Study Evaluates Hospital Resource Utilization Before and After TAVR


March 12, 2019—Findings from a study that sought to assess the effect of transcatheter aortic valve replacement (TAVR) on hospitalizations for patients with severe aortic stenosis (AS) were published by Sreekanth Vemulapalli, MD, et al in Journal of the American College of Cardiology (JACC; 2019;73:1135–1146).

As summarized in JACC, the investigators used data from the Society of Thoracic Surgeons/American College of Cardiology Transcatheter Valve Therapy (TVT) registry with linkage to Medicare claims to examine rates of all-cause, cardiovascular, and noncardiovascular hospitalizations and hospital days, as well as inpatient costs in the year pre-TAVR and post-TAVR. Multivariable modeling was used to determine rate ratios of post-TAVR versus pre-TAVR hospitalizations and costs.

The investigators concluded in JACC that patients had lower costs and fewer heart failure hospitalizations but more all-cause, noncardiovascular, and bleeding hospitalizations post-TAVR. They found that the reduction in hospitalizations varied by specific patient subgroups and thus advised that payors and providers seeking to reduce resource use may consider strategies designed to improve processes of care among patients with increased resource utilization post-TAVR as compared with pre-TAVR.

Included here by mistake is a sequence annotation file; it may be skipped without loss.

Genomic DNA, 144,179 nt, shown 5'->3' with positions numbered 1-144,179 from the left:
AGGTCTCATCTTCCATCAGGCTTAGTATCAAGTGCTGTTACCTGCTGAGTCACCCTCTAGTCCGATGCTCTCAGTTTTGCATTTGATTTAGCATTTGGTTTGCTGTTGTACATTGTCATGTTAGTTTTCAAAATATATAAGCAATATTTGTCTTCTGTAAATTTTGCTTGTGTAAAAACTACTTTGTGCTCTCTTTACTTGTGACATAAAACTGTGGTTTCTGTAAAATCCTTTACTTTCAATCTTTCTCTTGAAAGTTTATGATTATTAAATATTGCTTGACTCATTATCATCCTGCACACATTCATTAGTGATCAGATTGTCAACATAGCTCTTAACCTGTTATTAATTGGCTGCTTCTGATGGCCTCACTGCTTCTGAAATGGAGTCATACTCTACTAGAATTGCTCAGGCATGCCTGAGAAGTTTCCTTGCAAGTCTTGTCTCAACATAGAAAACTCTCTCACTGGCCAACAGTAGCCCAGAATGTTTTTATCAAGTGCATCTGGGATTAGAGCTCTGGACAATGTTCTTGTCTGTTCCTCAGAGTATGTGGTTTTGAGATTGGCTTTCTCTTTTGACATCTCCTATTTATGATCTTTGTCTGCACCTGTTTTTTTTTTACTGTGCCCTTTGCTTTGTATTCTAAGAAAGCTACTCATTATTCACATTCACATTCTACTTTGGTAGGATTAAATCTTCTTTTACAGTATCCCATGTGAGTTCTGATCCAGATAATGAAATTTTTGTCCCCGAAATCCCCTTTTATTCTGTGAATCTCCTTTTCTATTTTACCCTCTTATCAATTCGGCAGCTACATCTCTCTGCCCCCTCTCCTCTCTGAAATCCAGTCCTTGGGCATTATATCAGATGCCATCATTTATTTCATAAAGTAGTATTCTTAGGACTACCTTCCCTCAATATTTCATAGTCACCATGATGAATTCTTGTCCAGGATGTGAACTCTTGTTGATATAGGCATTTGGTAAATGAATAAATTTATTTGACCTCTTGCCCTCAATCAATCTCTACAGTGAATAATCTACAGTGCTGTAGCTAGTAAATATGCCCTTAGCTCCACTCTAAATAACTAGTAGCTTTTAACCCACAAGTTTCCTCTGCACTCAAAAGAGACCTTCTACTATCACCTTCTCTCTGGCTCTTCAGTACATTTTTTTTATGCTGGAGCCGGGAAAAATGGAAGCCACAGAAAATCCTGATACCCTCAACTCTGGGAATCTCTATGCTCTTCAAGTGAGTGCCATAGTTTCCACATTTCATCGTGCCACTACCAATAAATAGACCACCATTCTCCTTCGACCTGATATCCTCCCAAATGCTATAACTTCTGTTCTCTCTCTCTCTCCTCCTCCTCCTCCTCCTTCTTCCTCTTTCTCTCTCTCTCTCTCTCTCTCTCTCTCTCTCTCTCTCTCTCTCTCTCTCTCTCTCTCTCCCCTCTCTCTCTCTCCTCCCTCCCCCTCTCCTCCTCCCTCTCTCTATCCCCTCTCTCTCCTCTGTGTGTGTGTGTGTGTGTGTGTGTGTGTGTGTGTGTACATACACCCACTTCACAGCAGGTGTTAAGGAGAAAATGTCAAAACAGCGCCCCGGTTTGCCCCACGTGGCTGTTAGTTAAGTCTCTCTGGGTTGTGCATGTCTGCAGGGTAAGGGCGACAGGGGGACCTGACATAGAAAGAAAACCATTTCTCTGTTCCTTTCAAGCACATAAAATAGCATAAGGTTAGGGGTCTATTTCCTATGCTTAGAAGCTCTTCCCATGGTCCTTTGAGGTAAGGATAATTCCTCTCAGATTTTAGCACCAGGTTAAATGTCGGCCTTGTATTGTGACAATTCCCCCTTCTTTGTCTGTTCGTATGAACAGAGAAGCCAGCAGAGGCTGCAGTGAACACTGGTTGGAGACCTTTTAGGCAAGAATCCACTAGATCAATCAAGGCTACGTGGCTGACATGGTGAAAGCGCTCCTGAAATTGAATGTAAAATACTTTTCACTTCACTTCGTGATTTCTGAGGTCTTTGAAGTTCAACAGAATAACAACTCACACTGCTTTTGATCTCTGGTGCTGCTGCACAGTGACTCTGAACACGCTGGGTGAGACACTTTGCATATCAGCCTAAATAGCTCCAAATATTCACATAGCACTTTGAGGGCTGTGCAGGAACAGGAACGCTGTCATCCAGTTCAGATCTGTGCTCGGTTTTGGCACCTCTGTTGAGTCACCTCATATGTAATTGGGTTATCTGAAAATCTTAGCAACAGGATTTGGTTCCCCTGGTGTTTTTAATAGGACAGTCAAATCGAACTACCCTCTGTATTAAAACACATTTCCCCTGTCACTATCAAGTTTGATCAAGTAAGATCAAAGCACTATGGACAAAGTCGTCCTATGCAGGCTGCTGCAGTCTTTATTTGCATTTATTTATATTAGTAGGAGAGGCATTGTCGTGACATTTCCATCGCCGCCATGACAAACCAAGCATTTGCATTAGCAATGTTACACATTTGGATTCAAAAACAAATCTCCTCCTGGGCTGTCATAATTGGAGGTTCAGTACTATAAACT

The study included 15,324 patients at 328 sites with Medicare linkage undergoing TAVR, with median patient age of 84 years, median Society of Thoracic Surgeons Predicted Risk of Mortality score of 7.0, and 61.1% patients underwent TAVR via transfemoral access.

The investigators reported the following in JACC:

  • Post-TAVR heart failure hospitalization rates and hospitalized days were reduced compared with pre-TAVR (rate ratio, 0.87 and 0.95, respectively; P < .01 for all).
  • All-cause, noncardiovascular, and bleeding hospitalization rates and hospitalized days were increased post-TAVR (P < .01 for all).
  • Post-TAVR hospitalizations were reduced the most among those with left ventricular ejection fraction < 30%.
  • Mean post-TAVR costs were reduced among all TAVR patients (rate ratio, 0.95; P < .01) and among 1-year survivors (rate ratio, 0.90; P < .01).

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Cardiac Interventions Today (ISSN 2572-5955 print and ISSN 2572-5963 online) is a publication dedicated to providing comprehensive coverage of the latest developments in technology, techniques, clinical studies, and regulatory and reimbursement issues in the field of coronary and cardiac interventions. Cardiac Interventions Today premiered in March 2007 and each edition contains a variety of topics in a flexible format, including articles covering various perspectives on current clinical topics, in-depth interviews with expert physicians, overviews of available technologies, industry news, and insights into the issues affecting today's interventional cardiology practices.